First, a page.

[Bitcoin-development] Zero-Conf for Full Node Discovery

Mike Hearn mike at plan99.net
Tue May 26 10:48:46 UTC 2015


Very interesting Matt.

For what it's worth, in future bitcoinj is very likely to bootstrap from
Cartographer nodes (signed HTTP) rather than DNS, and we're also steadily
working towards Tor by default. So this approach will probably stop working
at some point. As breaking PorcFest would kind of suck, we might want a
ZeroConf/Rendezvous solution in place so local LANs can capture Bitcoin
traffic away from Tor (with some notification to the user, presumably).



On Tue, May 26, 2015 at 7:47 AM, Matt Whitlock <bip at mattwhitlock.name>
wrote:

> On Tuesday, 26 May 2015, at 1:15 am, Peter Todd wrote:
> > On Tue, May 26, 2015 at 12:52:07AM -0400, Matt Whitlock wrote:
> > > On Monday, 25 May 2015, at 11:48 pm, Jim Phillips wrote:
> > > > Do any wallets actually do this yet?
> > >
> > > Not that I know of, but they do seed their address database via DNS,
> which you can poison if you control the LAN's DNS resolver. I did this for
> a Bitcoin-only Wi-Fi network I operated at a remote festival. We had well
> over a hundred lightweight wallets, all trying to connect to the Bitcoin
> P2P network over a very bandwidth-constrained Internet link, so I poisoned
> the DNS and rejected all outbound connection attempts on port 8333, to
> force all the wallets to connect to a single local full node, which had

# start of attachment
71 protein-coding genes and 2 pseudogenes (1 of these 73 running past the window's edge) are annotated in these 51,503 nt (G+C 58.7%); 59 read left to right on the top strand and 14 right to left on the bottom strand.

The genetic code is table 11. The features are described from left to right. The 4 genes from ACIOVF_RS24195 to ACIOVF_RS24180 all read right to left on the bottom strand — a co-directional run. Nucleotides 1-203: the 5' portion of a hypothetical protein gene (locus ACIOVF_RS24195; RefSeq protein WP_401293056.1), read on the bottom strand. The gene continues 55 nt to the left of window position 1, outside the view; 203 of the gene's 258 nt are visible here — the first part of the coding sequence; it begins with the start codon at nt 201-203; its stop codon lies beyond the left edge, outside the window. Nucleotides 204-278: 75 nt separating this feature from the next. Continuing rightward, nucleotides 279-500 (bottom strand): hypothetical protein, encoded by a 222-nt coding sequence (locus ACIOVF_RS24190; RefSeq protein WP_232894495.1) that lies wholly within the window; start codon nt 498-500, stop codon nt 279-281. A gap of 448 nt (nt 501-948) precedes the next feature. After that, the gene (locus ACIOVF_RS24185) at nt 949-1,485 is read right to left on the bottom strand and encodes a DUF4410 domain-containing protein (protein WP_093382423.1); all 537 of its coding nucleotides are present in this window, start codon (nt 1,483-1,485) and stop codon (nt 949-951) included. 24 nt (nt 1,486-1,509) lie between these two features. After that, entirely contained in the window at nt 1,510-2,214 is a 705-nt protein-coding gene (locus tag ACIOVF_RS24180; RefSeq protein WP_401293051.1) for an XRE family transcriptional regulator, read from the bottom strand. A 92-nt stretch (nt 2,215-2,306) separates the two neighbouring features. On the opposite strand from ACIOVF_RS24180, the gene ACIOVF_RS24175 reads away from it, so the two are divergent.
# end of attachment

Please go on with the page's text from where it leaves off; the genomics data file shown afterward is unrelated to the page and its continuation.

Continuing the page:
> connectivity to a single remote node over the Internet. Thus, all the
> lightweight wallets at the festival had Bitcoin network connectivity, but
> we only needed to backhaul the Bitcoin network's transaction traffic once.
> >
> > Interesting!
> >
> > What festival was this?
>
> The Porcupine Freedom Festival ("PorcFest") in New Hampshire last summer.
> I strongly suspect that it's the largest gathering of Bitcoin users at any
> event that is not specifically Bitcoin-themed. There's a lot of overlap
> between the Bitcoin and liberty communities. PorcFest draws somewhere
> around 1000-2000 attendees, a solid quarter of whom have Bitcoin wallets on
> their mobile devices.
>
> The backhaul was a 3G cellular Internet connection, and the local Bitcoin
> node and network router were hosted on a Raspberry Pi with some Netfilter
> tricks to restrict connectivity. The net result was that all Bitcoin nodes
> (lightweight and heavyweight) on the local Wi-Fi network were unable to
> connect to any Bitcoin nodes except for the local node, which they
> discovered via DNS. I also had provisions in place to allow outbound
> connectivity to the API servers for Mycelium, Blockchain, and Coinbase
> wallets, by feeding the DNS resolver's results in real-time into a
> whitelisting Netfilter rule utilizing IP Sets.
>
> For your amusement, here's the graphic for the banner that I had made to
> advertise the network at the festival (*chuckle*):
> http://www.mattwhitlock.com/bitcoin_wifi.png
>
>
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